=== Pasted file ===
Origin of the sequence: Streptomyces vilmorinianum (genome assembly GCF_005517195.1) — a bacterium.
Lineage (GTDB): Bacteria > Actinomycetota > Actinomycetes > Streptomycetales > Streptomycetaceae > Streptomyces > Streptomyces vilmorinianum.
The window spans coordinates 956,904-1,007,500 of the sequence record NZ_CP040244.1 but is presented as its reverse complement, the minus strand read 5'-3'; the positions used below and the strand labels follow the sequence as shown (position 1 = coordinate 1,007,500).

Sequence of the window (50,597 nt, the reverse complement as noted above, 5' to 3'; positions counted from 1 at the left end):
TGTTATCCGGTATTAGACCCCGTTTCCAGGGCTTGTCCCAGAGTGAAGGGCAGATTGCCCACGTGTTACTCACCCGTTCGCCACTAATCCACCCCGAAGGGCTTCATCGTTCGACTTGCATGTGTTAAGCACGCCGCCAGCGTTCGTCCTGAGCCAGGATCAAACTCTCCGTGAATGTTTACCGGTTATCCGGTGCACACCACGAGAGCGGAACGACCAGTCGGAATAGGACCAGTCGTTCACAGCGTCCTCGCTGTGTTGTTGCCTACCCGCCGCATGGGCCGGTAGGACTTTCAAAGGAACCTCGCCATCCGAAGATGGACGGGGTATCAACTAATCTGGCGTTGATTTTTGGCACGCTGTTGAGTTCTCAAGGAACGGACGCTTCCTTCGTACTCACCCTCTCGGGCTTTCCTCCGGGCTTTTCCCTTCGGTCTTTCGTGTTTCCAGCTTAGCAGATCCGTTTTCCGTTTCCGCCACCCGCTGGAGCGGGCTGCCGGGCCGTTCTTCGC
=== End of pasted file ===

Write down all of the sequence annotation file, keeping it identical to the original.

Origin of the sequence: Streptomyces vilmorinianum (genome assembly GCF_005517195.1) — a bacterium.
Lineage (GTDB): Bacteria > Actinomycetota > Actinomycetes > Streptomycetales > Streptomycetaceae > Streptomyces > Streptomyces vilmorinianum.
The window spans coordinates 956,904-1,007,500 of the sequence record NZ_CP040244.1 but is presented as its reverse complement, the minus strand read 5'-3'; the positions used below and the strand labels follow the sequence as shown (position 1 = coordinate 1,007,500).

Sequence of the window (50,597 nt, the reverse complement as noted above, 5' to 3'; positions counted from 1 at the left end):
TGTTATCCGGTATTAGACCCCGTTTCCAGGGCTTGTCCCAGAGTGAAGGGCAGATTGCCCACGTGTTACTCACCCGTTCGCCACTAATCCACCCCGAAGGGCTTCATCGTTCGACTTGCATGTGTTAAGCACGCCGCCAGCGTTCGTCCTGAGCCAGGATCAAACTCTCCGTGAATGTTTACCGGTTATCCGGTGCACACCACGAGAGCGGAACGACCAGTCGGAATAGGACCAGTCGTTCACAGCGTCCTCGCTGTGTTGTTGCCTACCCGCCGCATGGGCCGGTAGGACTTTCAAAGGAACCTCGCCATCCGAAGATGGACGGGGTATCAACTAATCTGGCGTTGATTTTTGGCACGCTGTTGAGTTCTCAAGGAACGGACGCTTCCTTCGTACTCACCCTCTCGGGCTTTCCTCCGGGCTTTTCCCTTCGGTCTTTCGTGTTTCCAGCTTAGCAGATCCGTTTTCCGTTTCCGCCACCCGCTGGAGCGGGCTGCCGGGCCGTTCTTCGC